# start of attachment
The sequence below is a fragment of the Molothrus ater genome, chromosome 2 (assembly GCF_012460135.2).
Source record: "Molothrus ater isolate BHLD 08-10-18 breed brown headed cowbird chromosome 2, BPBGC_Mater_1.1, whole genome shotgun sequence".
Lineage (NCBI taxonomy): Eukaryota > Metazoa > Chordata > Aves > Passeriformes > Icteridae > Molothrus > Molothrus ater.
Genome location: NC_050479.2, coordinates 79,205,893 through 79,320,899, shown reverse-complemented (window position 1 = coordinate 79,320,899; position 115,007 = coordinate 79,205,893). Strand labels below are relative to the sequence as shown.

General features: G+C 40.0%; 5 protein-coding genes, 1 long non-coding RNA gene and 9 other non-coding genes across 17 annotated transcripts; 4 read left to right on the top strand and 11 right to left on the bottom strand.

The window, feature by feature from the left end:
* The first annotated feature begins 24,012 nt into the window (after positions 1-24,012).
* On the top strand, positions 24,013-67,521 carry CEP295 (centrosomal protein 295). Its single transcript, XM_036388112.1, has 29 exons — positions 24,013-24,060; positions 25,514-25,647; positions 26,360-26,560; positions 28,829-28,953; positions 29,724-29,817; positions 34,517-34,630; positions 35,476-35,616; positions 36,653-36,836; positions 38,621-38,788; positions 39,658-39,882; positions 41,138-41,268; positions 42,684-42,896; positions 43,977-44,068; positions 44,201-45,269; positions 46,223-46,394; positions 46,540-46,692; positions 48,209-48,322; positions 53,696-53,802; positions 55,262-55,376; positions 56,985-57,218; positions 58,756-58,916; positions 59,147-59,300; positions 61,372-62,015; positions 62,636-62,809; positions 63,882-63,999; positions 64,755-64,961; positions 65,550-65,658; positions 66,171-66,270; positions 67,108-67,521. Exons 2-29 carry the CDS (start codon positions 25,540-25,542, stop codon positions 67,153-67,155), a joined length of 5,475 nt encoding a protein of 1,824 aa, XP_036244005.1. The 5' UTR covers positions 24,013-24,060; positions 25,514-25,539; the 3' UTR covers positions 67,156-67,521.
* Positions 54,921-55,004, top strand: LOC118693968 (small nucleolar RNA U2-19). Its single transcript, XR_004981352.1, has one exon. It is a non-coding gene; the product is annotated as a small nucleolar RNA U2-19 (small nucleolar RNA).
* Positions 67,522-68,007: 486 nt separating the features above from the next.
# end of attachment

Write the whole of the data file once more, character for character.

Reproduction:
The sequence below is a fragment of the Molothrus ater genome, chromosome 2 (assembly GCF_012460135.2).
Source record: "Molothrus ater isolate BHLD 08-10-18 breed brown headed cowbird chromosome 2, BPBGC_Mater_1.1, whole genome shotgun sequence".
Lineage (NCBI taxonomy): Eukaryota > Metazoa > Chordata > Aves > Passeriformes > Icteridae > Molothrus > Molothrus ater.
Genome location: NC_050479.2, coordinates 79,205,893 through 79,320,899, shown reverse-complemented (window position 1 = coordinate 79,320,899; position 115,007 = coordinate 79,205,893). Strand labels below are relative to the sequence as shown.

General features: G+C 40.0%; 5 protein-coding genes, 1 long non-coding RNA gene and 9 other non-coding genes across 17 annotated transcripts; 4 read left to right on the top strand and 11 right to left on the bottom strand.

The window, feature by feature from the left end:
* The first annotated feature begins 24,012 nt into the window (after positions 1-24,012).
* On the top strand, positions 24,013-67,521 carry CEP295 (centrosomal protein 295). Its single transcript, XM_036388112.1, has 29 exons — positions 24,013-24,060; positions 25,514-25,647; positions 26,360-26,560; positions 28,829-28,953; positions 29,724-29,817; positions 34,517-34,630; positions 35,476-35,616; positions 36,653-36,836; positions 38,621-38,788; positions 39,658-39,882; positions 41,138-41,268; positions 42,684-42,896; positions 43,977-44,068; positions 44,201-45,269; positions 46,223-46,394; positions 46,540-46,692; positions 48,209-48,322; positions 53,696-53,802; positions 55,262-55,376; positions 56,985-57,218; positions 58,756-58,916; positions 59,147-59,300; positions 61,372-62,015; positions 62,636-62,809; positions 63,882-63,999; positions 64,755-64,961; positions 65,550-65,658; positions 66,171-66,270; positions 67,108-67,521. Exons 2-29 carry the CDS (start codon positions 25,540-25,542, stop codon positions 67,153-67,155), a joined length of 5,475 nt encoding a protein of 1,824 aa, XP_036244005.1. The 5' UTR covers positions 24,013-24,060; positions 25,514-25,539; the 3' UTR covers positions 67,156-67,521.
* Positions 54,921-55,004, top strand: LOC118693968 (small nucleolar RNA U2-19). Its single transcript, XR_004981352.1, has one exon. It is a non-coding gene; the product is annotated as a small nucleolar RNA U2-19 (small nucleolar RNA).
* Positions 67,522-68,007: 486 nt separating the features above from the next.